# 2.37 Resistance in Series & Parallel

## Deriving Equations for Resistance in Series & Parallel

#### Resistors In Series

• When two or more components are connected in series:
• The combined resistance of the components is equal to the sum of individual resistances Resistors connected in series

• The equation for combined resistors in series is derived using the electric current rule and the electrical voltages rule
• These rules describe that for a series circuit:
• The current is the same through all resistors
• The potential difference is  split between all the resistors • The equation for the combined resistance of resistors in series is therefore: #### Resistors In Parallel

• In a parallel circuit, the combined resistance of the components requires the use of reciprocals
• The reciprocal of the combined resistance of two or more resistors is the sum of the reciprocals of the individual resistances Resistors connected in parallel

• The equation for combined resistors in parallel is derived using the electric current rule and the electrical voltages rule
• These rules describe that for a parallel circuit:
• The current is the split at the junction (and therefore between resistors)
• The potential difference is the same across all resistors • The equation for the combined resistance of resistors in parallel is therefore: • This means the combined resistance decreases
• The combined resistance is  less than the resistance of any of the individual components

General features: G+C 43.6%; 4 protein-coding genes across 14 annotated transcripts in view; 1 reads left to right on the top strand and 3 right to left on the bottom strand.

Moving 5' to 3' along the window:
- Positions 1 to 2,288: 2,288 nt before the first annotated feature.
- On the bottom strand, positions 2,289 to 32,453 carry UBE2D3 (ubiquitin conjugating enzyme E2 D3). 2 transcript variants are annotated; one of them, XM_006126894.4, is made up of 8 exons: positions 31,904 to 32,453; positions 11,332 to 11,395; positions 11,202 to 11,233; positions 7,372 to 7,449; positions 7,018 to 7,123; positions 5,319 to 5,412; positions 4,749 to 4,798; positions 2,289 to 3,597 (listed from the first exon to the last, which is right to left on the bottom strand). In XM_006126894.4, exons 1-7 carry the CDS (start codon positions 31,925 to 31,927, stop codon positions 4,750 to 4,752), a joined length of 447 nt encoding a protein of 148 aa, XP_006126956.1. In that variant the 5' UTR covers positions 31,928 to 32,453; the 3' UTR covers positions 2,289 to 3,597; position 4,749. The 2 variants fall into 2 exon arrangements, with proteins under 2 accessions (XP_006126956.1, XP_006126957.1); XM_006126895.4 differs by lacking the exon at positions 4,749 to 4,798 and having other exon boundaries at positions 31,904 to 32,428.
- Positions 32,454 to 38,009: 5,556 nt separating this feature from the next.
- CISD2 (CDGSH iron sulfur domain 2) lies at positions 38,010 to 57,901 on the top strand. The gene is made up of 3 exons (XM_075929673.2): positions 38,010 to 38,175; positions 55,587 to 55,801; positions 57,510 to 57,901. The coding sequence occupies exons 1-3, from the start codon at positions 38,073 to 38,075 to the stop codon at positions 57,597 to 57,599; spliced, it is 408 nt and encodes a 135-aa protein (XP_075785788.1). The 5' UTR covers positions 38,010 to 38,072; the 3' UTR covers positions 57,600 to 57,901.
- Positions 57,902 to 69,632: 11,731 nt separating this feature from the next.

• For example, If two resistors of equal resistance are connected in parallel, then the combined resistance will halve

## Using Equations for Resistance in Series & Parallel

#### Worked example

The combined resistance R in the following series circuit is 60 Ω. Wich of the following is the value of R2?

A.     100 Ω               B.     30 Ω               C.     20 Ω               D.     40 Ω #### Worked example  #### Exam Tip

The most common mistake is to forget to find the correct value for RT in parallel. Remember to do to get the correct value.

Reciprocals can be considered in the following way:

• The reciprocal of a value is • For example, the reciprocal of a whole number such as 2 equals • The reciprocal of is 2
• If the number is already a fraction, the numerator and denominator are ‘flipped’ round The reciprocal of a number is 1 ÷ number

• In the case of the resistance R, this becomes • To get the value of R from , you must do • You can also use the reciprocal button on your calculator (labelled either x-1 or , depending on your calculator) ### Get unlimited access

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